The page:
Representatives from Gov. Jerry Brown’s office applied some hot sauce diplomacy Tuesday to a neighborhood dispute involving the maker of Sriracha and residents who don't approve of the odor coming from the Southern California factory.
Huy Fong Foods has been feuding with Irwindale since late last year, when residents who lived near the factory in the town, about 20 miles northeast of downtown Los Angeles, complained that the plant caused bad odors, coughing, headaches and heat that burns eyes.
The dispute escalated when the city of Irwindale filed a lawsuit based on the residents' complaints. A judge temporarily declared the plant a public nuisance, forcing it to close for a short period of time.
The flap attracted national headlines and led Texas lawmakers to visit the plant earlier this month, hoping to lure Tran's company to the Lone Star State. Officials from other locales, including Pennyslvania, have also reached out with offers to host the company in their respective regions.
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Now, the governor's office hopes it can facilitate an agreement between David Tran, the owner of Huy Fong Foods, and the Irwindale residents who are complaining about the factory. At mid-day representatives and local officials, including the mayor, toured the factory and had a look at where the chili grinding process is done.
The officials were meeting behind closed doors after the tour and planned to provide an update after the talks.
That process starts in August -- and so, too, do the offensive odors, neighbors said. Whether a new filtration system installed at the plant will improve conditions won't be known until the grinding process begins.
"It's very, very spicy -- a lot of garlic smell," said resident Ann Stewart. "It hurts your eyes and burns your nose, and it gives you a headache."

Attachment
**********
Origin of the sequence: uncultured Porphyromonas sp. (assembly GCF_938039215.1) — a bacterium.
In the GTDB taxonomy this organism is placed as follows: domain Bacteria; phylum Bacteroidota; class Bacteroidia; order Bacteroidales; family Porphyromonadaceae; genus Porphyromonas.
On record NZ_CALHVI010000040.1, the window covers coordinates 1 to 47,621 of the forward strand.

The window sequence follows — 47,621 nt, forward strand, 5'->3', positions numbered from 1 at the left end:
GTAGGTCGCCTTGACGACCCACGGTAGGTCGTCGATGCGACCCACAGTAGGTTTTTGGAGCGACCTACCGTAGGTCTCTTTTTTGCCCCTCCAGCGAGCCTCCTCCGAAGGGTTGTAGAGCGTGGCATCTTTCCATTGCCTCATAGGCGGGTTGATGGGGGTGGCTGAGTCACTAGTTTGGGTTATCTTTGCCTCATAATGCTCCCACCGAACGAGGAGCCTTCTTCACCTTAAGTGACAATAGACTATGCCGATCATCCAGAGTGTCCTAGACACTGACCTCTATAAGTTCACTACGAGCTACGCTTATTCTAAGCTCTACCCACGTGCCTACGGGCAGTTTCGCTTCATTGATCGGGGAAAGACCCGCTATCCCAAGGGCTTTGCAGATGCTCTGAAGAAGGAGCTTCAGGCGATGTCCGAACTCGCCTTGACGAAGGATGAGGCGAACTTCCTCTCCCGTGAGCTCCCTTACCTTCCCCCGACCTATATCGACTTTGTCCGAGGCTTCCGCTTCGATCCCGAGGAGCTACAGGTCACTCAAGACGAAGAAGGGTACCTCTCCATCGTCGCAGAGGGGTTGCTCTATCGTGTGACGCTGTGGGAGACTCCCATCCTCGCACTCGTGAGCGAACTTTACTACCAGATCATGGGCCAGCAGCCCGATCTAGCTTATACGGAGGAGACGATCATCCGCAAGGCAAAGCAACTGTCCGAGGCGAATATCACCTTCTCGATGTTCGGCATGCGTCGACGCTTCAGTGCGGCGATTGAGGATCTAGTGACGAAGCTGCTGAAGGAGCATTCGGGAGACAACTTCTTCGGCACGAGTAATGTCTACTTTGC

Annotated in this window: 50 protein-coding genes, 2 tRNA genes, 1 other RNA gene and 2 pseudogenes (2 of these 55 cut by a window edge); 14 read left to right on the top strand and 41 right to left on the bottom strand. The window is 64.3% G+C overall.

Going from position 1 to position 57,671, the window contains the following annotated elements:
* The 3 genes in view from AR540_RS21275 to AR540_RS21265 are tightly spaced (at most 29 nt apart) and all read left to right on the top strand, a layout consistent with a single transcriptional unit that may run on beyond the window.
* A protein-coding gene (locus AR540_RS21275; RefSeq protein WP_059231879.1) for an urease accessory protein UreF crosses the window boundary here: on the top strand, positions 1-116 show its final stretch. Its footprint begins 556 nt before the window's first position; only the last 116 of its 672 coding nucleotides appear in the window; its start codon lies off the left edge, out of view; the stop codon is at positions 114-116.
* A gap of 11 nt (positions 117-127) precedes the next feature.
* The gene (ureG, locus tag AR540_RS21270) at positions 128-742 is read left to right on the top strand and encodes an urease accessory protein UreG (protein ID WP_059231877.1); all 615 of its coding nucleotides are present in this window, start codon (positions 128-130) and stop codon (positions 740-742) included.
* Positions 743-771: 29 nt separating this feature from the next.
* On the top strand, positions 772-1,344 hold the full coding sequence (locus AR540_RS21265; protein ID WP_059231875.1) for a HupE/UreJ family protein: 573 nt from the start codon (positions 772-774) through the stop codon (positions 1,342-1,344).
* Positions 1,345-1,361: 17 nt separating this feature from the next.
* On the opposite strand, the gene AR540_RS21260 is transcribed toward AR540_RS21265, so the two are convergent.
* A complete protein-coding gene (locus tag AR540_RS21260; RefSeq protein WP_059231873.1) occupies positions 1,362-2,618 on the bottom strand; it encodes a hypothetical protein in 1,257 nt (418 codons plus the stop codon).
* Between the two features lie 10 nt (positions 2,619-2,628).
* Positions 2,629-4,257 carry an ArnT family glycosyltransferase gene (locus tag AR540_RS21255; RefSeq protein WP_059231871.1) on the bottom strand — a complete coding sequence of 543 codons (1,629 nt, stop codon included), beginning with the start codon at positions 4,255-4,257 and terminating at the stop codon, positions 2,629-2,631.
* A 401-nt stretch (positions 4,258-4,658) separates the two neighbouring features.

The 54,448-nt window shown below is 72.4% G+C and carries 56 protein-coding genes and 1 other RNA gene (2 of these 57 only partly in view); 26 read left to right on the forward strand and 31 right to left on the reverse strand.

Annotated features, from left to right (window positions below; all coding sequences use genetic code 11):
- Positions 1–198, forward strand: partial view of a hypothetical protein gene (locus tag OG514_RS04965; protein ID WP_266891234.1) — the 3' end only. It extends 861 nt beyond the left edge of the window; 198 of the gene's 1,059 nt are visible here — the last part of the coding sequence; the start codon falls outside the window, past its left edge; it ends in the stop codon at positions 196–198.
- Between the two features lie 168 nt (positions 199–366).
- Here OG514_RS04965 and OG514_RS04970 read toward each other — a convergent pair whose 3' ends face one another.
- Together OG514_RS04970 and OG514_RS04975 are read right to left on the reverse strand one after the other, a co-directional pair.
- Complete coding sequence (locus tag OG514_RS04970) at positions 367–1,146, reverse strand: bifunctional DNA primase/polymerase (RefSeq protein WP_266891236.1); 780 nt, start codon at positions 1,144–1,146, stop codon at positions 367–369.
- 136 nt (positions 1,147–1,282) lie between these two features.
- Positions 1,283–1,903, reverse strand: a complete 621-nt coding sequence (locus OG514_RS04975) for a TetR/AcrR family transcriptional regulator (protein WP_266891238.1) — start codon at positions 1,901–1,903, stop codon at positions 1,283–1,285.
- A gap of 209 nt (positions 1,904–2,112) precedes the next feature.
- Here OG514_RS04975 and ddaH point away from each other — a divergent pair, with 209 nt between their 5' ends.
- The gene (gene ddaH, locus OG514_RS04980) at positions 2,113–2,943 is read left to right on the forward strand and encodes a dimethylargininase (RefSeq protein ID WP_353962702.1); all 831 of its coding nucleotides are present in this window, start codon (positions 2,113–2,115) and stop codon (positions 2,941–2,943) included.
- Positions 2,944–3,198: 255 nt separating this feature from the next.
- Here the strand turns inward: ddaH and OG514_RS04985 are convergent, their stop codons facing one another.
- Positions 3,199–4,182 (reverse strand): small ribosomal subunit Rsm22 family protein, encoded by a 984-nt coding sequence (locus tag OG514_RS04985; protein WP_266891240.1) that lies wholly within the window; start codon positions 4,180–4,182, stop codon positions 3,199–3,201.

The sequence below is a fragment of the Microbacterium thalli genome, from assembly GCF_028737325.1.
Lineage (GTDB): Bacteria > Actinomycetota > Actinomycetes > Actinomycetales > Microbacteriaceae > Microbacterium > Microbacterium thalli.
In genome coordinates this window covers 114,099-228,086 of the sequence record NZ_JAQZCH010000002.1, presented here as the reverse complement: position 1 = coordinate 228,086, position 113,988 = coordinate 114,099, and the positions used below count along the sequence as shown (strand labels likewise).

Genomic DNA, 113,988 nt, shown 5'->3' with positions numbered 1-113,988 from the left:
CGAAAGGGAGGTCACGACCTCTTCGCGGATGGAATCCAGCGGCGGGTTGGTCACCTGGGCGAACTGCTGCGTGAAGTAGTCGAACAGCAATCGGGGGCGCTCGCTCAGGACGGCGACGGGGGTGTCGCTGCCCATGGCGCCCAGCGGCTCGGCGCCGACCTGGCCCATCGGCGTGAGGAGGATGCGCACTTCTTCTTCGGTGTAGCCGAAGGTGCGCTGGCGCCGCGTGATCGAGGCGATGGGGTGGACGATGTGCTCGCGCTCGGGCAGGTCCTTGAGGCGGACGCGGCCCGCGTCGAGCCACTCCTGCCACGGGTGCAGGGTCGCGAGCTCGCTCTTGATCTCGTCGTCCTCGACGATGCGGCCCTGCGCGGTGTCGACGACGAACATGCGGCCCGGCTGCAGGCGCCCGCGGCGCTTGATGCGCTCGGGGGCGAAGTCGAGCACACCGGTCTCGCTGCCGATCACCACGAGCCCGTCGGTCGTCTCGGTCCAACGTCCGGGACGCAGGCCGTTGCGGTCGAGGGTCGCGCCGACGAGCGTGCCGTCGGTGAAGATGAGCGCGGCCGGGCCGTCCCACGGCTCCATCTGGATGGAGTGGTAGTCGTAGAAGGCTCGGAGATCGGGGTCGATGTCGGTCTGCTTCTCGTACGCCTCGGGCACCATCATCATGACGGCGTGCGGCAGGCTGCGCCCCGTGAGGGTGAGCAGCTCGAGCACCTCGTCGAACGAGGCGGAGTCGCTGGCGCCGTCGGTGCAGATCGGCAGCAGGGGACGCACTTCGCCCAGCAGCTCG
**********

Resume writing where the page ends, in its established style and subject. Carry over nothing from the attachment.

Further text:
Mayor Mark Breceda said he want to work with the company to prevent them from moving.
"We're worried about losing employees," said Breceda. "We want to put this to bed already. It's been going on too long.
"We want to work, I've always told them. Unfortunately, the media never reports that. I've always said we want to work with you."
Supporters of the plant say complaints of the "spicy and offensive odor" stem from only four households. They also say the South Coast Air Quality Management District investigated and found no offensive emissions from the plant.
In addition, the Republican Party of Los Angeles County recently passed a resolution expressing support for the company, the plant's backers said.
Despite the tensions and overtures from out-of-state politicians, Tran has said he wants to stay in Southern California – as he doesn’t know whether the chili peppers required to make the hot sauce can grow well in the Rio Grande Valley.
Tran started making the hot sauce in his home in 1980. He opened a 68,000-square-foot factory in Rosemead in 1986 and moved to the much larger Irwindale plant two years ago.
In addition to the Sriracha hot sauce, the company also produces Chili Garlic Sauce, a ground chili pasted called Sambal Oelek and Sambal Badjak, a chili paste with onions.
NBC4's Jonathan Lloyd contributed to this report.